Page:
2. Model Changes
AHA has long conducted a full multi-trait genetic evaluation, meaning all traits are correlated to one another either through a favorable or unfavorable relationship. With the implementation of the new evaluation, traits have been grouped together into meaningful subsets that are optimal for inclusion in the Marker Effects Model analysis. The AHA implemented the de-coupling of models to more efficiently perform more frequent evaluations. Plus, moving away from a full-multi-trait evaluation will better allow for estimating traits of interest rather than building these traits through correlation as was done in the older analysis. The models are listed below.

2a. Birth Weight, Weaning Weight, Yearling Weight and Maternal Milk The main growth model will stay the same with little impact to traits in the model. However, because of the new analysis use of the single step Marker Effects Model some animals’ EPDs will change. These changes will primarily be the result of increased accuracy using the new methods and reduced bias.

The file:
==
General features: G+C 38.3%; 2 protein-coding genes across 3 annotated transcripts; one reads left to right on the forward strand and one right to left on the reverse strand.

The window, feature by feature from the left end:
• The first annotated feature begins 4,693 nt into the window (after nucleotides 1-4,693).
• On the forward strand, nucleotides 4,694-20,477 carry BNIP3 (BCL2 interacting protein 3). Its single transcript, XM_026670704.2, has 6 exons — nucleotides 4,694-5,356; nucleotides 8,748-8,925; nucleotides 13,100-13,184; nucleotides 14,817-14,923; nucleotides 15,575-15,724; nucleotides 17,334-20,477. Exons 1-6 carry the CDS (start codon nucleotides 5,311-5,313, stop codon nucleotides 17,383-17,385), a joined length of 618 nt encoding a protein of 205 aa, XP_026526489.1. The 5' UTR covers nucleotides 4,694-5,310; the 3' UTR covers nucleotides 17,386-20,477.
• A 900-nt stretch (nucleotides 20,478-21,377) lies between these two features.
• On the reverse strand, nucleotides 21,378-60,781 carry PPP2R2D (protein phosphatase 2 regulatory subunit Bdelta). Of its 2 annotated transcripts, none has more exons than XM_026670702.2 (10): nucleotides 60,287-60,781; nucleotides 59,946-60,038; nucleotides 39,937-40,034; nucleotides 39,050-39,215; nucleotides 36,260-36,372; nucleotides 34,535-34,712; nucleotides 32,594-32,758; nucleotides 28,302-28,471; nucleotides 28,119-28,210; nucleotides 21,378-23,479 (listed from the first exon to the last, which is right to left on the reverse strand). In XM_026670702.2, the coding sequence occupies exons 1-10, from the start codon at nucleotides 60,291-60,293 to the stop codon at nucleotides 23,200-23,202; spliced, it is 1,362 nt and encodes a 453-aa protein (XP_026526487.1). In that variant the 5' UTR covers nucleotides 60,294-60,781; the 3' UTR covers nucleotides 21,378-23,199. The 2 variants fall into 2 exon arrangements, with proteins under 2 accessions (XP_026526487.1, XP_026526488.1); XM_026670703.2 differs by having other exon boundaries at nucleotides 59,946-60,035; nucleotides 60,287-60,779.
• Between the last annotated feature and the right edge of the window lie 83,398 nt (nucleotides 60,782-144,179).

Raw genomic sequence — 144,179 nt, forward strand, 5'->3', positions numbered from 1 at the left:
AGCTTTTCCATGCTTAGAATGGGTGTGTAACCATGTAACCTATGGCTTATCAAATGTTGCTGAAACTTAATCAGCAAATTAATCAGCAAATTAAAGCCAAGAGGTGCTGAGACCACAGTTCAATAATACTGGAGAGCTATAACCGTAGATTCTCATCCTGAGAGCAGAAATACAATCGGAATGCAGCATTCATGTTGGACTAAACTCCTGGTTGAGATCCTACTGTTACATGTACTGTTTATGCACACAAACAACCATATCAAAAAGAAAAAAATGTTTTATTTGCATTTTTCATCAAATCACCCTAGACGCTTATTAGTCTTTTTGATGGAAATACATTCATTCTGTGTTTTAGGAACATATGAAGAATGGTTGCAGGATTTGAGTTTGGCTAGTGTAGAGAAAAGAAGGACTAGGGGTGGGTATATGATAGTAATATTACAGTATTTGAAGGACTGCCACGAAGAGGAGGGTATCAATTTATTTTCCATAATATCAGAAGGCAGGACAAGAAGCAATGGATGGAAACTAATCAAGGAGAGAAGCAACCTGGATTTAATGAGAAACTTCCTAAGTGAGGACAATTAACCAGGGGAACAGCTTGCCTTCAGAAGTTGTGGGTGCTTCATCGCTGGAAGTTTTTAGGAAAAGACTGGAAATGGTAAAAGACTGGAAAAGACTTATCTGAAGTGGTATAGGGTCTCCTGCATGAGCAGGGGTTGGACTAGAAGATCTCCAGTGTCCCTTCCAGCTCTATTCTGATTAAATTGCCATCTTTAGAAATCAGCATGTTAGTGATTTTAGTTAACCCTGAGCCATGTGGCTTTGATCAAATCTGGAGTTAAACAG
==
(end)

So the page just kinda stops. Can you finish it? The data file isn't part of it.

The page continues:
2b. Scrotal Circumference and Weaning Weight
Scrotal circumference is correlated with weaning weight, but only scrotal circumference EPDs will be reported out of this model. There is a decrease of correlated data impacting scrotal EPDs but this impact will be very small. Again, because of the change in the way the updated genetic evaluation is handling the genomic component there are changes in some animals’ scrotal circumference EPDs.